Chadbourn Historic Mission Church survived the razing of a neighborhood.
Chadbourn Historic Mission Church, which survived the razing of a neighborhood to make way for America the Beautiful Park, has suffered vandalism and flood damage in recent years. It’s hosting a benefit concert and bake sale on March 31 from 2 to 6 p.m. to raise money for unbreakable Lexan window covers to protect its stained glass, as well as for flooding-related repairs.
The total cost of America the Beautiful Park — previously "Confluence Park"
— amounted to more than $11 million by the time it was completed in 2005, an amount approved by Colorado Springs voters. That included more than $3 million
spent on acquiring around 30 properties before construction began.
Rev. Christie Emery, a minister at the church, says she's heard one of the former ministers "literally put himself between a bulldozer and the church" to save it from demolition.
While the details of that incident are hard to verify, the national record shines some light on the building's history.
The benefit concert will raise money for window covers to protect its stained glass.
The property was listed in the National Register of Historic Places in 2009, as the last remaining link to the Conejos barrio, a low-income, predominantly Latino neighborhood that was otherwise completely demolished to make way for the park. The church itself was built in 1910 or 1911, according to the Register, and originally used as a grocery store until it was rented and eventually purchased by missionary Ruth Chadbourn, along with two other trustees, in 1934 for $425.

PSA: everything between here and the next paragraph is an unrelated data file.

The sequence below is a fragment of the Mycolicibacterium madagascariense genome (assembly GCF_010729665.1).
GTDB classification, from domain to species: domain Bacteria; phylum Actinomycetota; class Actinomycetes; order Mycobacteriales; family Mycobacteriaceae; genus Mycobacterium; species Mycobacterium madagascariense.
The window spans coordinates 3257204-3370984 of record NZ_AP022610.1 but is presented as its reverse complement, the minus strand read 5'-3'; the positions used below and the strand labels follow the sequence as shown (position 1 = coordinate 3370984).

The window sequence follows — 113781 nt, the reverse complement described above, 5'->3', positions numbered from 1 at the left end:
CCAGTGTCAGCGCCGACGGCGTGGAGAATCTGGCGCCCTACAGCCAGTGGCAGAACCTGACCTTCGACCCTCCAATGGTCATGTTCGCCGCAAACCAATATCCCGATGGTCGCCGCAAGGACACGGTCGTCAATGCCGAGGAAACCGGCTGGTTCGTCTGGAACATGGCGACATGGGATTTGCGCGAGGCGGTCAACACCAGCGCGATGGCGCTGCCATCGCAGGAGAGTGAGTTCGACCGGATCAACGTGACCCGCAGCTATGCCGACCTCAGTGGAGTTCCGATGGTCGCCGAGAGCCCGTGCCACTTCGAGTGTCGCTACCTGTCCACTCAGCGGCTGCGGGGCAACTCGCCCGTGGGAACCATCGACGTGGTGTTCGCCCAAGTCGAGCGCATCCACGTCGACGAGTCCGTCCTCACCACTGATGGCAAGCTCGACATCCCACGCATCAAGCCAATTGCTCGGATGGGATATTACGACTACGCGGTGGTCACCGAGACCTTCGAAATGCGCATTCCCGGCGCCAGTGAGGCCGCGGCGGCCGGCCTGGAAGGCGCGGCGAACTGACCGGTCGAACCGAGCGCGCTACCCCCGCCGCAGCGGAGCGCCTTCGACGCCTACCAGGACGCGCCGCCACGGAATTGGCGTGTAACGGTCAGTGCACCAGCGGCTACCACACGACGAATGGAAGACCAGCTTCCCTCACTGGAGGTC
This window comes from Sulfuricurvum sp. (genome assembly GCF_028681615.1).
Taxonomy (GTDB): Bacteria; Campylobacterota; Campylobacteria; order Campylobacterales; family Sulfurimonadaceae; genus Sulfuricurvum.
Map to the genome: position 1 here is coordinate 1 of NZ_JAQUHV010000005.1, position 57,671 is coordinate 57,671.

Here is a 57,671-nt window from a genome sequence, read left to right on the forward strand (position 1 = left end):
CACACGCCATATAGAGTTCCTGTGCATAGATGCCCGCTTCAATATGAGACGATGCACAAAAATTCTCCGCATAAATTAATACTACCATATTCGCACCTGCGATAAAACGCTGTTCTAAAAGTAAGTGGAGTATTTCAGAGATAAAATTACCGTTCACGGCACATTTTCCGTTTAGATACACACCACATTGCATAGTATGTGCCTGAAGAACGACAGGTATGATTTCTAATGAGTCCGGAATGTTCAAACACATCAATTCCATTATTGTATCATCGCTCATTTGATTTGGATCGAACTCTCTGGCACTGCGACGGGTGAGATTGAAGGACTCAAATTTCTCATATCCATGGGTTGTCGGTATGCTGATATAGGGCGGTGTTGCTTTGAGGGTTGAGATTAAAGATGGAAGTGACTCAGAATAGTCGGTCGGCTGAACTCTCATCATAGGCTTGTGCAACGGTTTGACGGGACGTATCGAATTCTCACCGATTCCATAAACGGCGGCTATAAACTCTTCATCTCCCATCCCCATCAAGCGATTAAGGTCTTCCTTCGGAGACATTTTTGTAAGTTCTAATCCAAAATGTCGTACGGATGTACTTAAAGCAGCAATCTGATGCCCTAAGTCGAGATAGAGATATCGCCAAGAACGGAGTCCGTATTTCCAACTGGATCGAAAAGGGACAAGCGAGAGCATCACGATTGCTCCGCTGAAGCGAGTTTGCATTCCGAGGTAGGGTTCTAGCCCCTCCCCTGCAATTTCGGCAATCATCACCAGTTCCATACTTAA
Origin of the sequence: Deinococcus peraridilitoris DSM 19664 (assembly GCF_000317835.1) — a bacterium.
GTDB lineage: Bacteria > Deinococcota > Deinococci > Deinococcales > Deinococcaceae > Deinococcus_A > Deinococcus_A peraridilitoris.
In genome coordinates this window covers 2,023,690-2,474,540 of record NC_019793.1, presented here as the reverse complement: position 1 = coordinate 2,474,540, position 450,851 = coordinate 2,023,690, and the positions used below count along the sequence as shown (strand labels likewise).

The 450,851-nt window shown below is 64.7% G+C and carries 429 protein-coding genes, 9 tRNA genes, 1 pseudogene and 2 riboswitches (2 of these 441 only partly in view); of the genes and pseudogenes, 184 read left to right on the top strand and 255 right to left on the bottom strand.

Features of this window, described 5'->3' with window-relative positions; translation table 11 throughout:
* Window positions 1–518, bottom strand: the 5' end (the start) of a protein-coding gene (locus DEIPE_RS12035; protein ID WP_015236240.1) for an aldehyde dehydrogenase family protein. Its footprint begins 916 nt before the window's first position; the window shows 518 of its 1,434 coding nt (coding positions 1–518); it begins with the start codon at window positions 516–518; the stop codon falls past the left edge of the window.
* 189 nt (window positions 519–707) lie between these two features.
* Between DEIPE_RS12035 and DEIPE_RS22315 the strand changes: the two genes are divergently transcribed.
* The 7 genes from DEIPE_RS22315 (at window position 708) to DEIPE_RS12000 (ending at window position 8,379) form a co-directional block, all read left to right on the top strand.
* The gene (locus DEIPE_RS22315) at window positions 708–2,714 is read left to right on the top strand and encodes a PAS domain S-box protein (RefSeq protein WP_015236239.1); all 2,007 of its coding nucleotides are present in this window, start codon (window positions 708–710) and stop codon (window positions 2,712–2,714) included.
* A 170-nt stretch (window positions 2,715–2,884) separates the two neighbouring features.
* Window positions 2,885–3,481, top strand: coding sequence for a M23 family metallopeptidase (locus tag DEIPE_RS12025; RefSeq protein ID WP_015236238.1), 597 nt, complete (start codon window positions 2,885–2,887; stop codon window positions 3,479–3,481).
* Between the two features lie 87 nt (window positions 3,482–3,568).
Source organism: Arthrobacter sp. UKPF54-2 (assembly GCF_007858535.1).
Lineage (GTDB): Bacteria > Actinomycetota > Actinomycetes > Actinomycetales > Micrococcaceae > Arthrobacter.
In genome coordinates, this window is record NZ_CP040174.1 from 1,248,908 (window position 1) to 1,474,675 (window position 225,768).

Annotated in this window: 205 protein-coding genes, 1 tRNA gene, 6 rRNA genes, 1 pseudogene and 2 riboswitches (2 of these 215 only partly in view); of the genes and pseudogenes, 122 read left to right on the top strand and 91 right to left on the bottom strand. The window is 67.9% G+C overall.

The non-denominational church became an anchor for the neighborhood and offered services in both Spanish and English. It hosted Boy Scouts and Girl Scouts meetings, community events, and adult education classes.
In 1939, a few years after Chadbourn's death, its trustees remodeled the building to resemble a Spanish mission church. The stained glass windows were donated by the First United Methodist Church, just one of many collaborations between the church and other congregations.
Rezoning by the city resulted in many of the neighborhood's homes being replaced by commercial buildings, and by the 1990s, when the city began acquiring properties for the park, only the church and a few houses were left in the Conejos barrio.
"In October 1998, the City of Colorado Springs offered the Mission Trustees $125,000 for their property and up to $10,000 for the cost of relocating their operations," according to the building's entry in the National Register of Historic Places. "The city intended to demolish the Mission and incorporate the property in the development of the park. The Trustees rejected the City’s offer but eventually agreed to allow the city to move the Mission to a new location."
In 1999, however, the city made changes to the original park plans that allowed the church to stay.
"All of the roads and the property to the north of the Mission were torn up during construction of the park, making it difficult to drive to the building," the entry reads. "The congregation persevered and Sunday services were held throughout the project."
But the challenges continue: Emery says the terrain changes made for the park have led to flooding in the basement, and the stained glass windows — "although they're not Tiffany glass, they are Tiffany-era" — have been repeatedly vandalized.
The necessary repairs and window covers are too expensive for the small, aging congregation to shoulder alone, Emery says.
So she and her husband, local musician Bill Emery, came up with the idea for a benefit concert. It's scheduled for March 31 from 2 to 6 p.m.
Along with a bake sale and silent auction, the event will feature performances by Bare Bones Trombone Choir
, Bill Emery and The Stardust Jazz Orchestra
and violinist Cynthia Robinson
A suggested donation is $10, and you can RSVP on Facebook here
"It's a little piece of history over there, that's just, when it's gone, there will be nothing left of that actual neighborhood anymore," Emery says. "...That little area has a lot of heart and I would hate for it to just be forgotten."